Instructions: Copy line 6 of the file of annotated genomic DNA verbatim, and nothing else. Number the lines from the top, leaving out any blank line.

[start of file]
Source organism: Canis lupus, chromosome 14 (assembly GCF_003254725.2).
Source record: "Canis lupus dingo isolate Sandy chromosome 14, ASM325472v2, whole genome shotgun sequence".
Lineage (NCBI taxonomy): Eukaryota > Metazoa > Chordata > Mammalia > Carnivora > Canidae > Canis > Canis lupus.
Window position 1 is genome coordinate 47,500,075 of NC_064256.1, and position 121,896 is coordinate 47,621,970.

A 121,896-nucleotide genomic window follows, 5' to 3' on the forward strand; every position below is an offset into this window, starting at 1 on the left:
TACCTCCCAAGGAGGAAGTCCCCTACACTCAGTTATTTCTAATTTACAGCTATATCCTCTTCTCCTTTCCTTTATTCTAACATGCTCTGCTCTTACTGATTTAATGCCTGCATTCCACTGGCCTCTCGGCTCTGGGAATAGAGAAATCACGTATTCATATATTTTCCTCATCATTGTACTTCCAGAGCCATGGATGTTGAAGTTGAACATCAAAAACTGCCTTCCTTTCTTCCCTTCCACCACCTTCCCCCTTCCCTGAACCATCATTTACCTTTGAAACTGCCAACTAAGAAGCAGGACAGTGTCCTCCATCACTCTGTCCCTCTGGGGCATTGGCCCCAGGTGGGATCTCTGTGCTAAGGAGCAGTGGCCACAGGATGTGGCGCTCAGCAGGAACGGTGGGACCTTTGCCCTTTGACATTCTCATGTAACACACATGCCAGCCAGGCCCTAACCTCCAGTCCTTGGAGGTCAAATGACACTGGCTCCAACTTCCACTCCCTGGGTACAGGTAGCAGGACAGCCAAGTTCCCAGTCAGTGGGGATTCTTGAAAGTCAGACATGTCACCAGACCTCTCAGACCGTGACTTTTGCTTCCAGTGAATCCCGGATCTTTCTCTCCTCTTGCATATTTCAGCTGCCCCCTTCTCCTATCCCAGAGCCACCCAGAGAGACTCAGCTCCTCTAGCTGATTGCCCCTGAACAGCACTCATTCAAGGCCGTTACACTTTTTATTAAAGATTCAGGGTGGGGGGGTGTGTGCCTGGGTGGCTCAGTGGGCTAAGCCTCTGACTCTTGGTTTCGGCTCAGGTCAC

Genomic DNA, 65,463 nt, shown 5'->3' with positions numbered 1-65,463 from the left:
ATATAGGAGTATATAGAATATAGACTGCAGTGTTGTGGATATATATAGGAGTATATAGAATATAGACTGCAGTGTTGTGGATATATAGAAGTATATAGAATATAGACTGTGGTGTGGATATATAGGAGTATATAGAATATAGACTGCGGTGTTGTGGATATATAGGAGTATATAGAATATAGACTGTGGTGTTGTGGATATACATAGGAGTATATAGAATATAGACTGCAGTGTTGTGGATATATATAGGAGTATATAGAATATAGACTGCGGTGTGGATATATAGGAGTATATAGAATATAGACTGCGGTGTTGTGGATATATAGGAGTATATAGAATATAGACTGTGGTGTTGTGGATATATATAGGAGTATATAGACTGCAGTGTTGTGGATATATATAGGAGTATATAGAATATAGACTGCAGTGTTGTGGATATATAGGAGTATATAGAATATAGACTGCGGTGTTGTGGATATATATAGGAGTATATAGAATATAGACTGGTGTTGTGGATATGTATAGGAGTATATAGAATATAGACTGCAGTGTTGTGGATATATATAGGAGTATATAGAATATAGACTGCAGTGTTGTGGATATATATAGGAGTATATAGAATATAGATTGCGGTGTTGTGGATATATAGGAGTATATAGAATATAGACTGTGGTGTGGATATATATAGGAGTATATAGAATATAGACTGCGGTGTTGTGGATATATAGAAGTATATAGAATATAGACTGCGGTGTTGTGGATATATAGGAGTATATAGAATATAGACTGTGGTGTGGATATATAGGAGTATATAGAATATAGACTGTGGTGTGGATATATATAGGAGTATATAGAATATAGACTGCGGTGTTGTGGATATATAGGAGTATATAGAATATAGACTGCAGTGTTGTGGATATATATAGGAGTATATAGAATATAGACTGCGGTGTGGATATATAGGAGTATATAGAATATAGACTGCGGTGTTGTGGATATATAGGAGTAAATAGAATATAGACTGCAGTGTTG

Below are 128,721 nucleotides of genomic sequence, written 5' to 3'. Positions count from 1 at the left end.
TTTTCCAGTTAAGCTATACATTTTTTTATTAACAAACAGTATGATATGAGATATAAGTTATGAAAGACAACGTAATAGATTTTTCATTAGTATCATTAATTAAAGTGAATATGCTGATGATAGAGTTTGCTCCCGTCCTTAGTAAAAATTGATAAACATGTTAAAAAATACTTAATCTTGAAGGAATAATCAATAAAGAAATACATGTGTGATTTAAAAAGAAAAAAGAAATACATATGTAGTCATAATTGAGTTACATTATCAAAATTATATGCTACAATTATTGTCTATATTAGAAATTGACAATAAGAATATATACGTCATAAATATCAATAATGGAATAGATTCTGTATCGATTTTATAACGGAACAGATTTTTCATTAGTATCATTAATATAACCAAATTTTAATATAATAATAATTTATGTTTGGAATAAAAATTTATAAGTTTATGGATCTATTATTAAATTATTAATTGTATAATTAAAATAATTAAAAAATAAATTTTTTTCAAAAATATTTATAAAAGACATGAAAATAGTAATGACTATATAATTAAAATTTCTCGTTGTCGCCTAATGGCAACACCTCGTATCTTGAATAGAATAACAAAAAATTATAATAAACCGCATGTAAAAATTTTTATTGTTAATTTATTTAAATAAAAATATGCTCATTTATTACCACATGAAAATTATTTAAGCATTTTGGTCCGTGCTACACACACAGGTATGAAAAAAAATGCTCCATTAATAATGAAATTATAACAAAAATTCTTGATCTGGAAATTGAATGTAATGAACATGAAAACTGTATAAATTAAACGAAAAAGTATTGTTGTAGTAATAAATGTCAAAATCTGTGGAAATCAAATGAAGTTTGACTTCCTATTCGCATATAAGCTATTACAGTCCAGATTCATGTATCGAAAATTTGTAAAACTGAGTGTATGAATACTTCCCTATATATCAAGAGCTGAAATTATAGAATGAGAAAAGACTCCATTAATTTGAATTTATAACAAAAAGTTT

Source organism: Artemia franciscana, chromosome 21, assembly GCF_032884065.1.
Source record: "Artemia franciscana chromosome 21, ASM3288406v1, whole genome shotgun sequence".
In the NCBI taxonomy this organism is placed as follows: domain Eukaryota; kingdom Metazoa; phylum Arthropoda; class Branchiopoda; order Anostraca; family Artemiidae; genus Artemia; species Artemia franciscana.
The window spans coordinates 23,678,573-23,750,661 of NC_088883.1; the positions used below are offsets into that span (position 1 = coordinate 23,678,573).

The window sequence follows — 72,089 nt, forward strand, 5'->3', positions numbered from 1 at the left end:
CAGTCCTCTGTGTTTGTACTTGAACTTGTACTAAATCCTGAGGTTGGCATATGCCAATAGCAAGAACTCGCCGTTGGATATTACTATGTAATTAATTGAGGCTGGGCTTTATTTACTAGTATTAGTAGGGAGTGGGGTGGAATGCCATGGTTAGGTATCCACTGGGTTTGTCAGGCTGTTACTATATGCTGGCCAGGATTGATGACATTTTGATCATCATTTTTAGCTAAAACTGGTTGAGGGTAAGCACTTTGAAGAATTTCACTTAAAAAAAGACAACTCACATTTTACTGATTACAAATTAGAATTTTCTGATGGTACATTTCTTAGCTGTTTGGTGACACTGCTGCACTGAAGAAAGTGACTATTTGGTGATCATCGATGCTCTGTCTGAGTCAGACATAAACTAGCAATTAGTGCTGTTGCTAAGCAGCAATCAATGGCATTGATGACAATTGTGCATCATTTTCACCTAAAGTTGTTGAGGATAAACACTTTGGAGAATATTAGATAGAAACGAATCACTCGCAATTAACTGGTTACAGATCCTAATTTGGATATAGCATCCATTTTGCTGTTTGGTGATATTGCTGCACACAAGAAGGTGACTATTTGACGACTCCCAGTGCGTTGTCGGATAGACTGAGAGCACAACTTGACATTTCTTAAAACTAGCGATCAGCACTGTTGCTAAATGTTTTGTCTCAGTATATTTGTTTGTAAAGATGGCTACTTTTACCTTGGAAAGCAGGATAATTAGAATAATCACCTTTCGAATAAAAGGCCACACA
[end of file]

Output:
TACCTCCCAAGGAGGAAGTCCCCTACACTCAGTTATTTCTAATTTACAGCTATATCCTCTTCTCCTTTCCTTTATTCTAACATGCTCTGCTCTTACTGATTTAATGCCTGCATTCCACTGGCCTCTCGGCTCTGGGAATAGAGAAATCACGTATTCATATATTTTCCTCATCATTGTACTTCCAGAGCCATGGATGTTGAAGTTGAACATCAAAAACTGCCTTCCTTTCTTCCCTTCCACCACCTTCCCCCTTCCCTGAACCATCATTTACCTTTGAAACTGCCAACTAAGAAGCAGGACAGTGTCCTCCATCACTCTGTCCCTCTGGGGCATTGGCCCCAGGTGGGATCTCTGTGCTAAGGAGCAGTGGCCACAGGATGTGGCGCTCAGCAGGAACGGTGGGACCTTTGCCCTTTGACATTCTCATGTAACACACATGCCAGCCAGGCCCTAACCTCCAGTCCTTGGAGGTCAAATGACACTGGCTCCAACTTCCACTCCCTGGGTACAGGTAGCAGGACAGCCAAGTTCCCAGTCAGTGGGGATTCTTGAAAGTCAGACATGTCACCAGACCTCTCAGACCGTGACTTTTGCTTCCAGTGAATCCCGGATCTTTCTCTCCTCTTGCATATTTCAGCTGCCCCCTTCTCCTATCCCAGAGCCACCCAGAGAGACTCAGCTCCTCTAGCTGATTGCCCCTGAACAGCACTCATTCAAGGCCGTTACACTTTTTATTAAAGATTCAGGGTGGGGGGGTGTGTGCCTGGGTGGCTCAGTGGGCTAAGCCTCTGACTCTTGGTTTCGGCTCAGGTCAC